As I get older, things bother me. Not things that have any right to bother me. Irrational things. Inconsequential things. They prey on my mind until somehow I manage to nag some sense into them. I am a yellowbelly (actually yellerbelly if you’re from these parts). For those of you who are unfamiliar with the term, it does not imply cowardice – although, God knows, I can run away with the best of them – it simply means that I come from Lincolnshire and this morning I started to wonder why the good folk of Lincolnshire are so called. I have done my usual diligent research (five minutes on Google), but there are so many possible answers, most of them improbable, some of them mad, that even I, desperate for closure, cannot settle on one that has even a scintilla of common sense about it. They all have such basic flaws in rationale that I began to believe that I could never know the answer, but then I thought, what the heck, I’ll run them all past you and see what you think. At the very least, it can keep you awake as well…
So, the first theory I came across was The Frog Theory. It is said that in the days of undrained fenland, a species of frog (or possibly newt, or eel dependent upon whom you believe) found in the Lincolnshire Fens had a yellow belly. Right, so, for a start, I believe that even I would be able to tell a frog from a newt, yellow belly or no yellow belly. And as for an eel, well, it’s a fish isn’t it? No legs: surely a giveaway. I’m pretty certain that anybody able to get close enough to ascertain that the beastie had a yellow belly would have been able to discern whether what they were looking at was a possible Parisian delicacy, a cockney takeaway or something to stop them building a housing estate. Anyway, I’m sure there were brown bellied frogs, newts, eels and probably all manner of other subaqueous species living in the flooded fenlands at the time. We are not called brownbellies, so I’m ruling that nonsense out.
Then there is the proposition that we are so-called because the Lincolnshire Regiment wore green uniforms with yellow facings. I’m not sure what a ‘facing’ is, but I’m guessing it’s not the belly, so that, too, seems a little dubious. However, I then read that the officers of the Lincolnshire Regiment wore yellow waistcoats during the American War of Independence so that they could be easily seen by their troops – whilst remaining invisible to enemy snipers presumably. Now this all seems much more plausible, until you read that officially Lincolnshire Regiment officers have never worn yellow waistcoats. The troops did, however, have yellow fastenings on their tunics which were called ‘frogs’ (or possibly newts or eels?). Not convincing is it?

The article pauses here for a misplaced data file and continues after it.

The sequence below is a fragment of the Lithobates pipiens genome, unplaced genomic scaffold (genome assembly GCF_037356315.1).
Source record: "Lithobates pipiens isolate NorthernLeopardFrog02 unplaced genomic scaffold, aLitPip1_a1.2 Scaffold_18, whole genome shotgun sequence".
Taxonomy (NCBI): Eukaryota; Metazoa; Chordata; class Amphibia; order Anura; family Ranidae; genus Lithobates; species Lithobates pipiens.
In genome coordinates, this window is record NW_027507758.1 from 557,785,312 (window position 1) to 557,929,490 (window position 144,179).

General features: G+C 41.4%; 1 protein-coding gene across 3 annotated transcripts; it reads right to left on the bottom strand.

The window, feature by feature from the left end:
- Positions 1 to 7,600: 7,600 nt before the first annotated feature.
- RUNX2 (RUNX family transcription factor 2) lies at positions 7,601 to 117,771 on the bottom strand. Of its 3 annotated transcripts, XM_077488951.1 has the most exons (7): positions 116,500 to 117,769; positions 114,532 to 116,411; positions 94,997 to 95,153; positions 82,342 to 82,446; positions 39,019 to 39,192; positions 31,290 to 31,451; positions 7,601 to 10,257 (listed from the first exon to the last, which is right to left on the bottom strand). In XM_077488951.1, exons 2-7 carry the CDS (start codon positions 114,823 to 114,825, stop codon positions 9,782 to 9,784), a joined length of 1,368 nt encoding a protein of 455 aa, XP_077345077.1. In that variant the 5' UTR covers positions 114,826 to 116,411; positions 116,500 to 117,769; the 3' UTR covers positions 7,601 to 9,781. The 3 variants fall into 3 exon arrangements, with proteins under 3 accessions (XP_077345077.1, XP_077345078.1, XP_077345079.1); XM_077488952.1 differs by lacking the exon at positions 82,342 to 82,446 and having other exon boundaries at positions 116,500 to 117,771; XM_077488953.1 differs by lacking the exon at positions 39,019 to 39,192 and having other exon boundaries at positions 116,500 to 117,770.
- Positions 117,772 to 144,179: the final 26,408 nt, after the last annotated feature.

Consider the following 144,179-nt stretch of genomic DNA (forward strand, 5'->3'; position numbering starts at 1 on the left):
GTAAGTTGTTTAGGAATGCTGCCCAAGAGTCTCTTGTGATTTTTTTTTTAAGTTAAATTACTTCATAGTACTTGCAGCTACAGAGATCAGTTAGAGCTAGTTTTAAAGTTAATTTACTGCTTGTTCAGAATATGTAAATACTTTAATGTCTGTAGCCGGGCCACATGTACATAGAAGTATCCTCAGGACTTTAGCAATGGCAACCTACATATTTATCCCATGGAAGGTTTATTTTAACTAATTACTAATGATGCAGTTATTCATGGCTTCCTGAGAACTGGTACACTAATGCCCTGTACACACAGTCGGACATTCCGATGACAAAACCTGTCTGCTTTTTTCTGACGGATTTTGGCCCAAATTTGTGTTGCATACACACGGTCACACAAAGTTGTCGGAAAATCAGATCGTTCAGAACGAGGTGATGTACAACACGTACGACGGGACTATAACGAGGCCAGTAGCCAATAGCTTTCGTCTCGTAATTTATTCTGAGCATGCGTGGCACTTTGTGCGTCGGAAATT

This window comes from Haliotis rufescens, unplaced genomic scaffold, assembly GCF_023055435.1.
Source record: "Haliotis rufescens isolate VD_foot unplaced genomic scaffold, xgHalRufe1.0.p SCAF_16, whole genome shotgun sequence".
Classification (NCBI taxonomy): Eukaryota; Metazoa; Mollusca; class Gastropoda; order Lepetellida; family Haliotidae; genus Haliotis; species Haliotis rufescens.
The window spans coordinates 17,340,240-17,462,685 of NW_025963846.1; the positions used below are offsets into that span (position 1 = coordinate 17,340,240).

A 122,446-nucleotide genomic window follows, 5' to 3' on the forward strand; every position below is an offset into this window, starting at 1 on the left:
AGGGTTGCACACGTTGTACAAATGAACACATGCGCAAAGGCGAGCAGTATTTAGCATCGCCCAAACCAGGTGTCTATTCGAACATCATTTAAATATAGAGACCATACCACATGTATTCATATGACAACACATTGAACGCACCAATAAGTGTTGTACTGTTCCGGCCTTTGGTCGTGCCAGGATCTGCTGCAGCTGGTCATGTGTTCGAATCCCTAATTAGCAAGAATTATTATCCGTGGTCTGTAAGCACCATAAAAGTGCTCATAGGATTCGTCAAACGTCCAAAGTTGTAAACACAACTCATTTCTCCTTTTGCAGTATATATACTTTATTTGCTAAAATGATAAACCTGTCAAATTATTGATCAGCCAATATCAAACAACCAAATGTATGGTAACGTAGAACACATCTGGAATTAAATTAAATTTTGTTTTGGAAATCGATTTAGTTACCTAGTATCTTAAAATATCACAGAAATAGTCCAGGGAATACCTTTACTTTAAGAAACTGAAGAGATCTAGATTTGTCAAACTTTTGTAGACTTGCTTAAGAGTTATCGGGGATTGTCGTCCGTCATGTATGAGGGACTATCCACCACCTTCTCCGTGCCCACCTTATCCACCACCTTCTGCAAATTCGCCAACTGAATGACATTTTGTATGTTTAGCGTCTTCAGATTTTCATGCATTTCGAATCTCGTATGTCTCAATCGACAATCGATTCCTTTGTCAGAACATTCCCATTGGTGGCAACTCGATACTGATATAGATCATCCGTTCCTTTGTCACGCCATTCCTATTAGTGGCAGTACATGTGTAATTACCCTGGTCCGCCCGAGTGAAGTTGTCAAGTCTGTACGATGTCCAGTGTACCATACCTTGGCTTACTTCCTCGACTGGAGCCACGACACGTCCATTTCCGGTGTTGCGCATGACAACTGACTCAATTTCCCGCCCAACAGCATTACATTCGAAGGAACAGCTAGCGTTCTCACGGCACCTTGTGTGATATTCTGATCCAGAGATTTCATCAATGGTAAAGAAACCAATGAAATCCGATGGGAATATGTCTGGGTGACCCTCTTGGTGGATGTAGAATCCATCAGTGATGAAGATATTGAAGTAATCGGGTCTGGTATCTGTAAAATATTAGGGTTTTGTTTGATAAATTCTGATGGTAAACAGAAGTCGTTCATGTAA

Next up, we have whole tranche of theories that concern Lincolnshire farmers. Apparently, being poor, many Lincolnshire farmers subsisted on belly pork, which they left to hang for long periods, whereupon, apparently, it turned yellow. Could be true, but, honestly is that enough for us to be called yellowbellies. A pint of milk left out for long enough goes a most fetching shade of green. I’m guessing quite a lot of fenland farmers did that as well, but we’re not called greenbellies are we? Sorry, no. I’m ruling that one out too, although there is plenty more farming apocrypha to go yet, some of which is, thankfully, more plausible than our association with reasty pig fat. Apparently the backs of farm workers who stripped in the sun turned brown whilst their bellies turned yellow. Yellow? Really? I suggest they might need to see a doctor. I suggest they might need to stop drinking. It is also said that these same workers used opium to counteract the malaria that was rife in the fens at this time. Opium, evidently, turns the belly yellow. OK, I can believe that: it also turns the sky green and the grass blue. It strikes me that, if the entire county workforce was smacked out on opium because of the malaria, we would not be known as yellowbellies. ‘Ghastly shade of yellow all over’ possibly. But not just the belly. It doesn’t add up, does it? More likely, I suppose, is the theory that the farmers got yellow bellies whilst tending and harvesting mustard crops. I can accept that theory, except that they also probably got dungy boots from tending the cows and we’re not known as shittyfeet are we? (Are we?) Other claims are that the sheep grazing in the fields of mustard got yellow bellies and even that farmers smeared yellow paint on the undercarriages of the rams in order to see which ewes had been ‘covered’. Both of these I can accept, but neither of them explains why Lincolnshire people became known as yellowbellies, unless they… No, I won’t even consider that!